"I did not invent this set-up. For 30 years in the early 20th century, there was a segment of rail line in Northeast China that was powered by horses," he explains, without getting into the symbolic significance of such devices. "You may conceive the most unlikely scenes, and you'll find that fact is stranger than fiction."
Jiang reminisces that during the production of The Sun he conjured up a scene with beautiful flowers covering a desert. But while scouting for location, he came upon flowers even more over-sized and colorful than he had ever imagined. "Local people didn't know what they were called. The lesson is, never overestimate your imagination."
Jiang Wen was trained at the Central Drama Academy - as an actor. Yet he is known for his bold visualizations. He prefers scripts read to him by someone who can turn the words alive. His storyboards, as drafts for each shot, tend to be cursory. But his verbal description of each scene is so vivid the listener can quickly recreate each frame in his or her mind's eye. In 2007, I came up close and personal with such an experience, when he told me of encounters he had in his youth. It was movie-like, to say the least.
Cineastes have been studying his work for traces of influence from earlier masters. Emir Kusturica, a Serbian and Yugoslav filmmaker, and Sergio Leone, known for his spaghetti westerns, are often cited. But Jiang denies the link: "The pacing of my work stands in contrast with theirs." The only filmmaker whose work Jiang admits as having an impact on him is Martin Scorsese. After watching a string of the American director's movies, Jiang requested a meeting with him on a trip to the United States arranged by the US Embassy. Scorsese has acted like a mentor, sending him detailed materials from his production.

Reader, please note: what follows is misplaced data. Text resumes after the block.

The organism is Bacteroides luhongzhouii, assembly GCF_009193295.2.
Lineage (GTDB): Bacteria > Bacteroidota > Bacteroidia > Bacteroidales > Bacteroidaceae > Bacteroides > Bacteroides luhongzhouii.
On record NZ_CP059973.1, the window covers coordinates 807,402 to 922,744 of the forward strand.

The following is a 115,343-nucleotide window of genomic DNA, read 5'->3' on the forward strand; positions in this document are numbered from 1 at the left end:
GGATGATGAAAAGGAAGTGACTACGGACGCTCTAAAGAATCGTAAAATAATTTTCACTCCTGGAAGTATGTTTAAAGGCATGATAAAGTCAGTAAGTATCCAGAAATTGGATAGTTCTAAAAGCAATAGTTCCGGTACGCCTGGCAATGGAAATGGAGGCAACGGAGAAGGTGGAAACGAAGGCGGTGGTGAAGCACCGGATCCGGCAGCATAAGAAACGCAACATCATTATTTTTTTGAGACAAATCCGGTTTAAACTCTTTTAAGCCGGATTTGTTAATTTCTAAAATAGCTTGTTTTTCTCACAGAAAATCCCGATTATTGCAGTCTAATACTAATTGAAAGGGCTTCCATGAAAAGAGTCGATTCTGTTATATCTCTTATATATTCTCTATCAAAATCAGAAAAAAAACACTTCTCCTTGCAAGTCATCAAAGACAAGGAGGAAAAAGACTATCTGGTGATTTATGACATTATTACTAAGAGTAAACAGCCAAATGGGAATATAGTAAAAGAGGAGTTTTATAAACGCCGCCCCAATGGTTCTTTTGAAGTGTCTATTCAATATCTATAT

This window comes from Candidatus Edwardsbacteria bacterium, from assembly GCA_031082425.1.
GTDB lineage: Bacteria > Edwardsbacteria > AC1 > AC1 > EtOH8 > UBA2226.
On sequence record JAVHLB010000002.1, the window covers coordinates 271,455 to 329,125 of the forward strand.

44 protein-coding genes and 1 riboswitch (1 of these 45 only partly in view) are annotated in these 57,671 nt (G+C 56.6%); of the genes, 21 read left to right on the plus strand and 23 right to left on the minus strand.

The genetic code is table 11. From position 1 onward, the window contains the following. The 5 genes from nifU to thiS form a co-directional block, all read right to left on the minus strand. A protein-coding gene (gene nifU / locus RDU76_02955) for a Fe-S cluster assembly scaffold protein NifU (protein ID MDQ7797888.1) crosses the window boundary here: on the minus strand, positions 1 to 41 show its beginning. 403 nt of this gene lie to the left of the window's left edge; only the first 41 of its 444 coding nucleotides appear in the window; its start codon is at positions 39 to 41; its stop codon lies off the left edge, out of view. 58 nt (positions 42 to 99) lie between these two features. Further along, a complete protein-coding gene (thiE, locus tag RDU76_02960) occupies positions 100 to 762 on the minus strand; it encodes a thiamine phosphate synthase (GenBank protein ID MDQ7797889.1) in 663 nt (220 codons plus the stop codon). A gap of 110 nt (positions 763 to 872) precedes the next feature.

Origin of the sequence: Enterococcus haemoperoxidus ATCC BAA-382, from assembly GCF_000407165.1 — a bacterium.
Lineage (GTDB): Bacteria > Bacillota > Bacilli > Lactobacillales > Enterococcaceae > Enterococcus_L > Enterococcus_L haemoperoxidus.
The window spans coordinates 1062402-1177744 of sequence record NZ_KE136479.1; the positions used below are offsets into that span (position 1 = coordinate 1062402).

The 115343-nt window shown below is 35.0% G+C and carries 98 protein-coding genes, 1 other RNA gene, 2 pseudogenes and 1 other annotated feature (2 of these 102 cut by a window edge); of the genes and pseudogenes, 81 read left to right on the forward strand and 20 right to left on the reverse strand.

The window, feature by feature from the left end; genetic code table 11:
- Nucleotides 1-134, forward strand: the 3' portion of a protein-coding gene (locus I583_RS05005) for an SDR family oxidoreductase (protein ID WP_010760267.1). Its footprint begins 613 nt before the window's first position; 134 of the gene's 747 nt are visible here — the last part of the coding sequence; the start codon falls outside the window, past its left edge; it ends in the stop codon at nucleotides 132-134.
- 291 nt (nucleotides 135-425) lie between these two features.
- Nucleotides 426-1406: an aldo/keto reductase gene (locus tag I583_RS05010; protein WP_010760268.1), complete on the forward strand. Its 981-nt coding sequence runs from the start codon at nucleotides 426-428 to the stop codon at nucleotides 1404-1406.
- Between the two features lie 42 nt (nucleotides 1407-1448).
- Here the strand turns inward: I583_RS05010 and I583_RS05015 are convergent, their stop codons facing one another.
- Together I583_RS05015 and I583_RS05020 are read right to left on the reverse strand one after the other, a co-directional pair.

"When a director sees a story or a script he's crazy about, he does not have any towering figures in front of him. He must feel he himself is the greatest. It is nonsense when people say they are paying respect to this or that predecessor. If anything, it should be an apology for throwing those masters behind you," Jiang says.
Often criticized for his arrogance, he says he exercises much more restraint now than when he was a student. He also says that if there comes a day when Scorsese cannot obtain funding any more, he would be willing to raise funds in China for the American master - much as Scorsese and Spielberg did for Akira Kurosawa.
Asked why snippets of music from his previous film were audible in the Bullets soundtrack, he surprises me by saying: "That was me paying homage to myself."